Day 14 – On the front lines of the War Zone, Near the border of Ukraine and Russia.

Slavyansk from carissa 4

August 14, 2017 – Day 14 of a 26 day, 11 flight and 4 country adventure, Capturing Grace in France, Ukraine, Russia and Spain.

The impact of tragedy does not end with the event from which you were traumatized. Once your brain, heart and soul experience an unexpected and senseless tragedy you no longer see life as you did.

When the residents of Kramatorsk, Ukraine experienced the impact of the 2014 attack from Russia their lives would never be the same. This viscous bombing took the lives of over 10,000 peaceful Ukrainians. The battle scars have never been repaired on the structures seen in these photos and neither have the mental scars from the the people who call the Donetsk region their home. Once your village has experienced the tyranny of aggression from a neighbor who still lives next door it impacts how you live and the fear that dwells in your head.

I spent these past two days with Ukrainian troops as they recounted stories of defending their country against powerful and overwhelming aggression, defending with weapons resembling World War II. Tears welled up in their eyes as they recounted stories of watching their love ones run from the bombs, seeing the head of a brother being blown off before their very eyes, a daughter breathing one moment, silent the next.

The media has lost interest in this area and has gone home, but the war continues. This is now a war of intimidation more than a war of aggression. The shelling that is still heard at night from the enemy tells the people “we are still here, we have not gone away”.

I have been on some rough rides in my lifetime but nothing has ever come close to this. I rode with soldiers over roads so destroyed that only the pressure of our bodies pressed against each other kept my head from smashing the ceiling from the deep potholes and terrain. We visited the front line soldiers and sat with them in deeply dug trenches.

On our second day at the front lines, our teams visitations were cut short due to shelling from the enemy. Each time I experienced the sound of automatic weapons being fired indiscriminately, followed by the earth shaking blast from shells, a heavy silence fell over those around me. Today the shelling was too close for us to bring supplies to those on the front line.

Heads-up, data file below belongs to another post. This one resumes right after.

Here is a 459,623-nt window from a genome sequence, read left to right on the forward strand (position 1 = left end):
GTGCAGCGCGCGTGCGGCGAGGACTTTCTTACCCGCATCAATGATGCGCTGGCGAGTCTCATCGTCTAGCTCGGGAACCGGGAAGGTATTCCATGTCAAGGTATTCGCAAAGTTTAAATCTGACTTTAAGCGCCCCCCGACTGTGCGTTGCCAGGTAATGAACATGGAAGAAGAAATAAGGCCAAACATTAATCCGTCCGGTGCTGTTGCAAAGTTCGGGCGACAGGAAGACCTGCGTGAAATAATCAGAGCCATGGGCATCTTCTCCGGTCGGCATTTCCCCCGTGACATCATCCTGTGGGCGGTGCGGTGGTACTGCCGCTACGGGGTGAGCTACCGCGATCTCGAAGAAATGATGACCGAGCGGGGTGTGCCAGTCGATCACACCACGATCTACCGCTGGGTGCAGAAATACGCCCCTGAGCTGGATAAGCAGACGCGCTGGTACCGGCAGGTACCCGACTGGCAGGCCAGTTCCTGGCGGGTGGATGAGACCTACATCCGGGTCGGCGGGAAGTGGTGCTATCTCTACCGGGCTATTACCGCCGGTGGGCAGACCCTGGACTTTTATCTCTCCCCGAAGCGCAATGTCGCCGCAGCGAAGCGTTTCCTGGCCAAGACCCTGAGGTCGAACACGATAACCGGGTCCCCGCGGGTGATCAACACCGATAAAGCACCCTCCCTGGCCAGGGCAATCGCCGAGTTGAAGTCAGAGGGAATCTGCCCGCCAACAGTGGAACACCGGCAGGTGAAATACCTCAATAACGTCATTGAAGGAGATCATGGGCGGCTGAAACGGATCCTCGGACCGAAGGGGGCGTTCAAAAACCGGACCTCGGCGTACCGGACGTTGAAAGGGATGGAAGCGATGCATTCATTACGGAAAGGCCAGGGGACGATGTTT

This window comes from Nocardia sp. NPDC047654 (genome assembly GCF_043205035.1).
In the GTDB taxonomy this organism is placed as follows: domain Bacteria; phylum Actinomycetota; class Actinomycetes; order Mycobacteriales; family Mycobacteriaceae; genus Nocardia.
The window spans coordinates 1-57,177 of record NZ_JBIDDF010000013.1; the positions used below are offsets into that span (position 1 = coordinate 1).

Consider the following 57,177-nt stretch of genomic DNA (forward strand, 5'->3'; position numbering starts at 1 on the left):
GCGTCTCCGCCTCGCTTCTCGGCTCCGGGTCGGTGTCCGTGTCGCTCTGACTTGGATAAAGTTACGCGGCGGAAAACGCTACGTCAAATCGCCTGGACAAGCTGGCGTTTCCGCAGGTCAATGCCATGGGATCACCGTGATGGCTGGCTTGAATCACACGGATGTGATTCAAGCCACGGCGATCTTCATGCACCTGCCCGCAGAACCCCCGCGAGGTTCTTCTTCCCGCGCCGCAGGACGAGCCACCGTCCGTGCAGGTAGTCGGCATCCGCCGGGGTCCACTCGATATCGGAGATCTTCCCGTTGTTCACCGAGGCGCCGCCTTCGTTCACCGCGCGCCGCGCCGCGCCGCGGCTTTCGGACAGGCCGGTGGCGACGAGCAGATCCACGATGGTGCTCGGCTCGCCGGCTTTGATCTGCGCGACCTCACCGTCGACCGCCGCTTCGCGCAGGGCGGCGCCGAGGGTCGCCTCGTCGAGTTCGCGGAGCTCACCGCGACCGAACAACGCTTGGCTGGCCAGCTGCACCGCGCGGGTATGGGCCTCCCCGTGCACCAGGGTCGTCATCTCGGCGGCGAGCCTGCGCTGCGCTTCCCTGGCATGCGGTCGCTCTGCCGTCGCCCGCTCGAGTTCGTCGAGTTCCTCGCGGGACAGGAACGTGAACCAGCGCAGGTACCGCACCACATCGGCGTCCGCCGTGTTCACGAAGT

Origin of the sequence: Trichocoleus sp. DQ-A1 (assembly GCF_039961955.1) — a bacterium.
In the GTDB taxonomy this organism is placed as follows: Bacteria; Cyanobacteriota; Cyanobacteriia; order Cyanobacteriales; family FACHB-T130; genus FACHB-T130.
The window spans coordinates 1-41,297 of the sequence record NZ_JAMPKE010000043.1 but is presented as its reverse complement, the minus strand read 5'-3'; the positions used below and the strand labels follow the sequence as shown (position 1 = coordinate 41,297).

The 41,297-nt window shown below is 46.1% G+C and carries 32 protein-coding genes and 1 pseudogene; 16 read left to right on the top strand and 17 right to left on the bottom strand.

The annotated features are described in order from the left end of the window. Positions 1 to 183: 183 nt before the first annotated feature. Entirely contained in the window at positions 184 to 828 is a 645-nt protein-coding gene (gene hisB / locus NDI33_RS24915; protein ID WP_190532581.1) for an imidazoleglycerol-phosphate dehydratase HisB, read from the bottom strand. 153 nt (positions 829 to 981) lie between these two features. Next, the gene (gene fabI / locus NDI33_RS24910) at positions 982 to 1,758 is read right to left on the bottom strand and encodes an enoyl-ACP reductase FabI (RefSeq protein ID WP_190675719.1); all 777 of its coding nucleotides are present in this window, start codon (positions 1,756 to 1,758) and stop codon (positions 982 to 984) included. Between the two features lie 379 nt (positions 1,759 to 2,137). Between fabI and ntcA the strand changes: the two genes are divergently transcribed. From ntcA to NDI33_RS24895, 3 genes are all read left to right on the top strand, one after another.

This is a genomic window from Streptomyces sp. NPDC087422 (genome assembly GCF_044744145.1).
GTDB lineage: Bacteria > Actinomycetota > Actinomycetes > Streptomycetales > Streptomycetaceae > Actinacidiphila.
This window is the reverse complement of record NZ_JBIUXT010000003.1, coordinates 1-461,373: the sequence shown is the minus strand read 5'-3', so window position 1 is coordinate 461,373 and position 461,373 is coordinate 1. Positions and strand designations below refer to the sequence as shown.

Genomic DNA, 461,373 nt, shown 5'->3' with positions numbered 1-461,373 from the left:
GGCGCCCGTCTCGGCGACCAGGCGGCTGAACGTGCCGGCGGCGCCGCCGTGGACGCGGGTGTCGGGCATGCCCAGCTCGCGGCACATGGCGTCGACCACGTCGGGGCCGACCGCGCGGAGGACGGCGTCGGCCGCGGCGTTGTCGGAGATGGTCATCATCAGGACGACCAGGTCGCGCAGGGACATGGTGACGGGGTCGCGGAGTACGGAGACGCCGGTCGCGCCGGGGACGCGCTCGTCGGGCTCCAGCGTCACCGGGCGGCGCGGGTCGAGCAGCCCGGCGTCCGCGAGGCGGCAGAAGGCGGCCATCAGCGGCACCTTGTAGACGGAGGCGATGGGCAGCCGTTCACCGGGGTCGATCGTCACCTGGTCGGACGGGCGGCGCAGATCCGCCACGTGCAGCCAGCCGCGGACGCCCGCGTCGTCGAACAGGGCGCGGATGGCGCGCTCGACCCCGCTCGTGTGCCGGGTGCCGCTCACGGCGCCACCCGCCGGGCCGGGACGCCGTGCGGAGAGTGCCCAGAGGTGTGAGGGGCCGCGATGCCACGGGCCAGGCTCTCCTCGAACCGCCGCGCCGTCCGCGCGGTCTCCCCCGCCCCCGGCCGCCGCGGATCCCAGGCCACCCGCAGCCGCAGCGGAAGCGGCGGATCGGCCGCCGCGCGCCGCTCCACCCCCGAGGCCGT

We are only miles from the border of Russia, in the middle of a very disputed and confusing no mans land. I am photographing where the War in Donbass broke out on April 4th, 2014 killing over 10,000, life here will never again be the same.

I am here to photographically document the work of Pastor Dudnik’s Good News church in Slavyansk. This church has trained 28 teams that bring good news to the war torn region that I visited. Their impact spans a border of 300 miles. Over my two days in the area I rode with four different teams bringing the love of Jesus to the front lines in the form of food, supplies, ears to listen, hearts that care and hands that help.

“The most authentic thing about us is our capacity to create, to overcome, to endure, to transform, to love and to be greater than our suffering.” – Ben Okra

[In August my daughter Carissa and I set off on a 26 day, 11 flight and 4 country adventure, Capturing Grace with our camera’s as we journeyed through France, Ukraine, Russia and Spain. I am now back at home in the US, posting about the experience of those twenty six days from my journal]


1 Comment
  • theRands
    Posted at 07:06h, 24 November Reply

    Thanks for writing about this. I’ve been wondering what’s become of the conflict there. As you said, the media has indeed been quiet about the subject.

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